Hairspray Live! Proves Timeless For NBC
The big, bold, and beautiful musical is the network's best live venture to date, complete with big hair, topical relevancy, and lots and lots of glitter.
One of the most beautiful things about theatre culture is its acceptance of the marginalized weirdos of the world. All are welcome to play make-believe in a world of shared imagination, where emotional angst and comic relief are equally praised as a means of expressive communication. And sure, that might be a bit heavy of an introduction to a review of Hairspray Live! -- itself a live broadcast of a musical based on a John Waters movie -- but it also reflects the social issues the show tackles head-on through a refreshing sense of self-awareness. Of course the present-day relevance of said issues is more problematic than nostalgic (after all, the show is set in 1960s Baltimore), but the overall optimism is just as contagious as ever, even with the commercial breaks.
While NBC's previous live musicals have been staged in New York, Hairspray Live! breaks with tradition by taking over a proper studio lot in L.A. This means that the rats are fake, but also more physical space for the production to play with. Longer, more sweeping camera shots are incorporated, as is a live audience and a host, in the handsome form of Darren Criss (who really should have been cast as either Corny or Link, but I digress). Some weird fourth-wall-breaking elements are also added to ease the transition from scene to commercial; they neither add nor detract from the overall experience, mainly because they're used strategically according to the mood of the preceding scene.
In terms of dream roles, it doesn't get more iconic for the pleasantly plump outcast (me) than Tracy Turnblad. She's a classic, as much for her hair as for her general goodness. Newcomer Maddie Baillio joins Ricki Lake, Marissa Jaret Winokur, and Nikki Blonsky in remaking the role as her own, and she's fun to watch even if the audio quality doesn't make her a vocal standout. She positively glows throughout the opening "Good Morning Baltimore" and there's a continued, adorable gleam in her eyes throughout the entire show. Dove Cameron as Amber and Ariana Grande as Penny are fine, Harvey Fierstein as Edna is Harvey Fierstein, but Kristin Chenoweth as Velma Van Tussle is surprisingly retrained, which feels like an odd choice coming from someone known for being over the top.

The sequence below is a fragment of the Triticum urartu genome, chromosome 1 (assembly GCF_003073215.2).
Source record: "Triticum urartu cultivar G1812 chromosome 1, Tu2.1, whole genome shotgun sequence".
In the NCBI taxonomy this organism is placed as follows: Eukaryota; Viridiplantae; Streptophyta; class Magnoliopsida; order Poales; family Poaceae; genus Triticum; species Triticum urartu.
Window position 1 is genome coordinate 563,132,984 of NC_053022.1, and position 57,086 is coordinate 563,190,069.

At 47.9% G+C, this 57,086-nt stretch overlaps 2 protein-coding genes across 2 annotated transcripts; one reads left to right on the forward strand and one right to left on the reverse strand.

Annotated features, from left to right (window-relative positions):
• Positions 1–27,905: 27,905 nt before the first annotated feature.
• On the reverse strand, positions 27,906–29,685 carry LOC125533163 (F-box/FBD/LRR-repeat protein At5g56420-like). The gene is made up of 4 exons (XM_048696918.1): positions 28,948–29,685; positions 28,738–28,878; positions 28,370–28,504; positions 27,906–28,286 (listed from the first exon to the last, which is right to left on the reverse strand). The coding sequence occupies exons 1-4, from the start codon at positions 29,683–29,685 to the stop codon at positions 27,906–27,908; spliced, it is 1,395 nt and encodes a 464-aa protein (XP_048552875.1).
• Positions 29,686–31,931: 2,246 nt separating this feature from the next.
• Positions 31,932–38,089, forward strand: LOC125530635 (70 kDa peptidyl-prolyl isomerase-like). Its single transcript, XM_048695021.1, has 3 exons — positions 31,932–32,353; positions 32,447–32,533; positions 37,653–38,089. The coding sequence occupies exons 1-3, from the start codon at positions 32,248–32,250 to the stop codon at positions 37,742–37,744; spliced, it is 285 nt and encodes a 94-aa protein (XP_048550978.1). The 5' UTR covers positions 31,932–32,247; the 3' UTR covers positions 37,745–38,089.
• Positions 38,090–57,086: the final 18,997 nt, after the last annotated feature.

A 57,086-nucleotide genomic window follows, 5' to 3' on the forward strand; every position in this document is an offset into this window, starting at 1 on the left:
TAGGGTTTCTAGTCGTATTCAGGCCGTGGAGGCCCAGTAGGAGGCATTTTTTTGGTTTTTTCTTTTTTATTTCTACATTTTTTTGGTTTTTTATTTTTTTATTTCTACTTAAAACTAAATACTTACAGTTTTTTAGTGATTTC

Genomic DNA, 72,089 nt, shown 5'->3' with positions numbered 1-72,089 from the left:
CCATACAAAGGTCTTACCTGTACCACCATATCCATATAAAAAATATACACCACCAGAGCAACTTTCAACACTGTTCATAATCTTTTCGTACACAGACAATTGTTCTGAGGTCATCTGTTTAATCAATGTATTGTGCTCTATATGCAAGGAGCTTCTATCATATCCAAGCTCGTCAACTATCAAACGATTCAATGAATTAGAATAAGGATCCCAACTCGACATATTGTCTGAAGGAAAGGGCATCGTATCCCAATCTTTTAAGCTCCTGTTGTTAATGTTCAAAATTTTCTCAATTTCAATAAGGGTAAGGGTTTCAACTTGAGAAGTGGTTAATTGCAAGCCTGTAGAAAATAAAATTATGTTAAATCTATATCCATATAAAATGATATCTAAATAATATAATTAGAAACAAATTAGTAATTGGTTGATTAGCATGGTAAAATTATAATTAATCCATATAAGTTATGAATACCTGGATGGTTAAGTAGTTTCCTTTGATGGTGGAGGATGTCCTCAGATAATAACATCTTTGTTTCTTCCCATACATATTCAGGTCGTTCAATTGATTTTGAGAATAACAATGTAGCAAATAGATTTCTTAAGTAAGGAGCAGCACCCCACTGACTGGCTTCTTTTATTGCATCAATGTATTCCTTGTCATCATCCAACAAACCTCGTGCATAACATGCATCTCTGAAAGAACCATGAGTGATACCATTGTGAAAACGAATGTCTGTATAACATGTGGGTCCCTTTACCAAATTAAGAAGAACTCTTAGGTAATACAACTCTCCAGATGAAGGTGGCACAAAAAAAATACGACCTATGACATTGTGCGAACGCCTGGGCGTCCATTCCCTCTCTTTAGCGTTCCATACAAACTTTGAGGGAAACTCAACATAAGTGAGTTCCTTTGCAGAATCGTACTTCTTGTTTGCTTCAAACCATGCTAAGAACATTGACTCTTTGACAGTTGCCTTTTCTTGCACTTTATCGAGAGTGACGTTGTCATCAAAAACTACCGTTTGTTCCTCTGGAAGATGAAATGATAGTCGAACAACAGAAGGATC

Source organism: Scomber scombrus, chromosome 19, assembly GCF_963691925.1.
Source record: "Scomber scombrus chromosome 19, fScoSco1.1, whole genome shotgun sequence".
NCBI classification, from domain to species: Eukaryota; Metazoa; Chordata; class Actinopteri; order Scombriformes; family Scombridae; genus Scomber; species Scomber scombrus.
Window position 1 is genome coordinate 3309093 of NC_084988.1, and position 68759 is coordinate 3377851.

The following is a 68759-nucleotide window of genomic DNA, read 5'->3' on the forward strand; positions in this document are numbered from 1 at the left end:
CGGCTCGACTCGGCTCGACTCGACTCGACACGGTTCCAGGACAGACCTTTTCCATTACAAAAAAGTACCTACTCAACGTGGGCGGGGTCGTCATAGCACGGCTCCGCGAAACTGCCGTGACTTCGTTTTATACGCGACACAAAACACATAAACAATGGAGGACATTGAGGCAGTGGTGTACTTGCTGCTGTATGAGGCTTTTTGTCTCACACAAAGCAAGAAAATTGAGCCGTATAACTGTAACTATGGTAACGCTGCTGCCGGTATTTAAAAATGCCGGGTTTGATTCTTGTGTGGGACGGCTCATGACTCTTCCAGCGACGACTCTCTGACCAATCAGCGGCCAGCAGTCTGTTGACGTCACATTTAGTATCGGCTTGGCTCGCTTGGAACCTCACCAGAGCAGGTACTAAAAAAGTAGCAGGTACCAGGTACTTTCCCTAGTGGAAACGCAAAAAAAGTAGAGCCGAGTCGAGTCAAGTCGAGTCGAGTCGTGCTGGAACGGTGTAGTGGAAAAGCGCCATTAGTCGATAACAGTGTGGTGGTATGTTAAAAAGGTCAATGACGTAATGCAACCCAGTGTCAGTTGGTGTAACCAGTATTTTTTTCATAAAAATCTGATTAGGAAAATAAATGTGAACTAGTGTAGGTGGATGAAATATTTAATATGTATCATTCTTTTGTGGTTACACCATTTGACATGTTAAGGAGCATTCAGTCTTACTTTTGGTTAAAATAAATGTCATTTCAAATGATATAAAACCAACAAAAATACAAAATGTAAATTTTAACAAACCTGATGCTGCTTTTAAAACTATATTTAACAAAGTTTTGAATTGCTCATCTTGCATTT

Let's just say that the highlight of Garrett Clayton's performance is the part when he's standing still in "I Can Hear The Bells." Seriously, the guy is an A+ planter. The problem is he's just not much else, falling continually flat throughout the rest of the show.
Hard to top any musical number that features a wiener cart, Ricki Lake, Sean Hayes, and faux Pucci, really.
The Body-Image Issues
For as much as Tracy and Edna take on and overcome issues relating to their size (Mr. Pinky's makeover helps), it's Motormouth Maybelle who really gets to hit the issue on the head in the musical version (Edna is much less shy in the original movie). It's a bit weird here, coming from a former Weight Watchers spokesperson who no longer fits the "fat lady sings" bill, but that hiccup dissipates once the marching starts and the number takes on a whole different significance.
The Relationship Goals
Edna + Wilbur 4ever.
Jennifer Hudson is a weird sort of musical diva, in that she blows the roof off of whatever she sings, but she can't deliver a monologue to save a would-be Emmy. Still, "I Know Where I've Been" is beautifully, intimately staged and the delivery is no less impactful for its lack of spoken build-up.
Just a few quick notes to wrap this mother up:
- The live Oreo commercial with Corny Collins is fun, smart product placement.
- Ephraim Sykes (Seaweed) is the triple-threat breakout. Sure, he gets winded, but he also delivers the only performance that feels truly live.
- Billy Eichner as the WZZT news anchor is unnecessary.
- Ariana Grande's enunciation is slowly improving!
- Inez Stubbs is the greatest and Shahidi Wright Joseph is adorable.
- The costumes are all incredible, but the standout pieces are Wilbur's floral beaded jacket in the finale and Corny's gold, YSL-ish jacket.
So where does that leave things, overall? Somewhere between John Waters and a glitter bomb, which is to say that Hairspray Live! didn't embarrass Harvey Fierstein. And really, what more can you ask of a live musical on network television, aside from a bite of Edna's chicken and waffles? Not much.